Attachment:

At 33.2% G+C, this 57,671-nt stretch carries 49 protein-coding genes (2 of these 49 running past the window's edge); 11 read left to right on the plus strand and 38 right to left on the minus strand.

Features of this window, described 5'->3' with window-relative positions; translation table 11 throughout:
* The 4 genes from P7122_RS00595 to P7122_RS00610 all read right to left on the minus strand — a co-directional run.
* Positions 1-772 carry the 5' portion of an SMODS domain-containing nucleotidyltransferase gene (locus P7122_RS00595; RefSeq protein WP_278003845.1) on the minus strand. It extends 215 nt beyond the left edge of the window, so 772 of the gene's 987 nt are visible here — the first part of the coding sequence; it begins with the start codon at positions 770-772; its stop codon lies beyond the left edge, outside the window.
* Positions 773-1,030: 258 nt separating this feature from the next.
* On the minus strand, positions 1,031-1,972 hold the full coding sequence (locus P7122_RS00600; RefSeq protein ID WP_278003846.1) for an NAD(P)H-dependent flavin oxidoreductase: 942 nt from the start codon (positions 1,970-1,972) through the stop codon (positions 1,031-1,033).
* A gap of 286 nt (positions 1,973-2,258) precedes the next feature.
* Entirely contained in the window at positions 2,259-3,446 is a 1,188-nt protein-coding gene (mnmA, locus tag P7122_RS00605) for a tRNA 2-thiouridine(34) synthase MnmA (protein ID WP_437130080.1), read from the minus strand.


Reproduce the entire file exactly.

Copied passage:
At 33.2% G+C, this 57,671-nt stretch carries 49 protein-coding genes (2 of these 49 running past the window's edge); 11 read left to right on the plus strand and 38 right to left on the minus strand.

Features of this window, described 5'->3' with window-relative positions; translation table 11 throughout:
* The 4 genes from P7122_RS00595 to P7122_RS00610 all read right to left on the minus strand — a co-directional run.
* Positions 1-772 carry the 5' portion of an SMODS domain-containing nucleotidyltransferase gene (locus P7122_RS00595; RefSeq protein WP_278003845.1) on the minus strand. It extends 215 nt beyond the left edge of the window, so 772 of the gene's 987 nt are visible here — the first part of the coding sequence; it begins with the start codon at positions 770-772; its stop codon lies beyond the left edge, outside the window.
* Positions 773-1,030: 258 nt separating this feature from the next.
* On the minus strand, positions 1,031-1,972 hold the full coding sequence (locus P7122_RS00600; RefSeq protein ID WP_278003846.1) for an NAD(P)H-dependent flavin oxidoreductase: 942 nt from the start codon (positions 1,970-1,972) through the stop codon (positions 1,031-1,033).
* A gap of 286 nt (positions 1,973-2,258) precedes the next feature.
* Entirely contained in the window at positions 2,259-3,446 is a 1,188-nt protein-coding gene (mnmA, locus tag P7122_RS00605) for a tRNA 2-thiouridine(34) synthase MnmA (protein ID WP_437130080.1), read from the minus strand.